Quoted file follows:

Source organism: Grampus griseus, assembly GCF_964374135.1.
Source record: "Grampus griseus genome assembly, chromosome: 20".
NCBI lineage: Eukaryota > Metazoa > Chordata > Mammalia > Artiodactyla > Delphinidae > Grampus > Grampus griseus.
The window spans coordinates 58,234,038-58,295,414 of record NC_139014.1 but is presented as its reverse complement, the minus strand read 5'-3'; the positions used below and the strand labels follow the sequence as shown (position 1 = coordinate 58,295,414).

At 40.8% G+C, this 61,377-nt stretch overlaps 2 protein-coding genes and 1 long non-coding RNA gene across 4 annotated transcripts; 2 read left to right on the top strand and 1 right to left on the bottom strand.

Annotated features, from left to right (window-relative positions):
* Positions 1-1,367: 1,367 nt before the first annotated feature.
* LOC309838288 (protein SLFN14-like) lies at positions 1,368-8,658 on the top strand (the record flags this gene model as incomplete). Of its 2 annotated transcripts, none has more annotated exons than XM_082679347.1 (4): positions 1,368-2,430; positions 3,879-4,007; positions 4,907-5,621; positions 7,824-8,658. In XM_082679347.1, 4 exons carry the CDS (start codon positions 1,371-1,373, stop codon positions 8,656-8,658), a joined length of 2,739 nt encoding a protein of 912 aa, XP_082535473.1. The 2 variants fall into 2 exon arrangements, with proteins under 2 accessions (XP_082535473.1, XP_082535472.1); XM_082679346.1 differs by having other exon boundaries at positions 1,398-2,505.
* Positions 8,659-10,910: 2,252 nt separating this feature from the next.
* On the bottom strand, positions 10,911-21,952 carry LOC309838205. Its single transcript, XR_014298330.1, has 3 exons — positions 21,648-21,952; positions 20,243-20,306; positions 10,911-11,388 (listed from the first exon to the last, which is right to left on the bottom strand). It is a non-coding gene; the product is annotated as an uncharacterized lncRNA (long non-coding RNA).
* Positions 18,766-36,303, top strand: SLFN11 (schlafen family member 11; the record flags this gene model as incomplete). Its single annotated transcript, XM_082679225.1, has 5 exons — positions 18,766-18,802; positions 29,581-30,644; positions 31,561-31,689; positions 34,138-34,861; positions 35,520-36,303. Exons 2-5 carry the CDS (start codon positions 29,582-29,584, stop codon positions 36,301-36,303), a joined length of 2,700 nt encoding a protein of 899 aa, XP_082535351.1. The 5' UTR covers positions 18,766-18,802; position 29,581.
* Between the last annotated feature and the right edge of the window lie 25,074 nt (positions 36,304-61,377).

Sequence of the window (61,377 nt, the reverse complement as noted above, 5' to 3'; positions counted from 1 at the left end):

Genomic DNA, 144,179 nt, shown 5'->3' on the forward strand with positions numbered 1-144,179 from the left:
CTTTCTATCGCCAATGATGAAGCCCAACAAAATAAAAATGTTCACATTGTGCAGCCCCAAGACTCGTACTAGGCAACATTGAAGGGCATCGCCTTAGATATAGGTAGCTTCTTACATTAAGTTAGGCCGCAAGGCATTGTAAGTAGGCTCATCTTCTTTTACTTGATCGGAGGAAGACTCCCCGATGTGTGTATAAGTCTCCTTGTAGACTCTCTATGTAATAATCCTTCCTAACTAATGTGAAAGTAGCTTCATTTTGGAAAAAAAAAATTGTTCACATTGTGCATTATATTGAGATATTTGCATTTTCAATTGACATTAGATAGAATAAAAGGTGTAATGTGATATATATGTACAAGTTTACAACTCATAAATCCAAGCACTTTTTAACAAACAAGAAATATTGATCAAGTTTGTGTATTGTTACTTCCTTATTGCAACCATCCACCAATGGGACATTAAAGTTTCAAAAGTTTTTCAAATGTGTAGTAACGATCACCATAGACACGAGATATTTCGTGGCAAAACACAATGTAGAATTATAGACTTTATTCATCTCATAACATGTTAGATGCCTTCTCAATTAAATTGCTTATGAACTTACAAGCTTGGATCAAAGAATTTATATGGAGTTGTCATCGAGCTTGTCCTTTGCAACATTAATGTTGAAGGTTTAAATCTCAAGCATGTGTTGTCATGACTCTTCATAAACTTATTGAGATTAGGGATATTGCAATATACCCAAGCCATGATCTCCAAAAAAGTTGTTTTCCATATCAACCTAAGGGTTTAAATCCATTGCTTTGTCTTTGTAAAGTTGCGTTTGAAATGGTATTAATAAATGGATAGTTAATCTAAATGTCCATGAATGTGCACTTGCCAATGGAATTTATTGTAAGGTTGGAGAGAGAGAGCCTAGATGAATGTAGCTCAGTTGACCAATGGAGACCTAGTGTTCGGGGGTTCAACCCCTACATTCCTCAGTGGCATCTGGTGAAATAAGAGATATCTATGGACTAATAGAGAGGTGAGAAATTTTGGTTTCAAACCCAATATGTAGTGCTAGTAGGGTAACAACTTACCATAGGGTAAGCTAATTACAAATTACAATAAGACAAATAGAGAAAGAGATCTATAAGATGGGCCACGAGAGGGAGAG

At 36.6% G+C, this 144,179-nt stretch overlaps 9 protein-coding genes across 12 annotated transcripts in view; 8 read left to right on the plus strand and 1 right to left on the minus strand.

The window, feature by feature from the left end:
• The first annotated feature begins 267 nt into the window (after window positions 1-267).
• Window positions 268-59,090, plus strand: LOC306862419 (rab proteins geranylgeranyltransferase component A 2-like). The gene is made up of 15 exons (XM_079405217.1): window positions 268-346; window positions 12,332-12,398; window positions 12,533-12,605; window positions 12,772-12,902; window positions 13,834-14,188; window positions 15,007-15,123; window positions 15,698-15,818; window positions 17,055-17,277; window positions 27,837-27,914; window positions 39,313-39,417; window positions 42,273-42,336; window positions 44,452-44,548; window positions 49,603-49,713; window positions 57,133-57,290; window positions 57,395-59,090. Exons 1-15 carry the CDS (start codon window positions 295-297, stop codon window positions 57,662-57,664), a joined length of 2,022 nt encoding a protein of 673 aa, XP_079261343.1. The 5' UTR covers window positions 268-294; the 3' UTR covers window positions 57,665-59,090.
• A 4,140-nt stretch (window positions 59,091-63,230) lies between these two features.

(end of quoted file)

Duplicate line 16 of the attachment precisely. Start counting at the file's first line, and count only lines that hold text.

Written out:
At 36.6% G+C, this 144,179-nt stretch overlaps 9 protein-coding genes across 12 annotated transcripts in view; 8 read left to right on the plus strand and 1 right to left on the minus strand.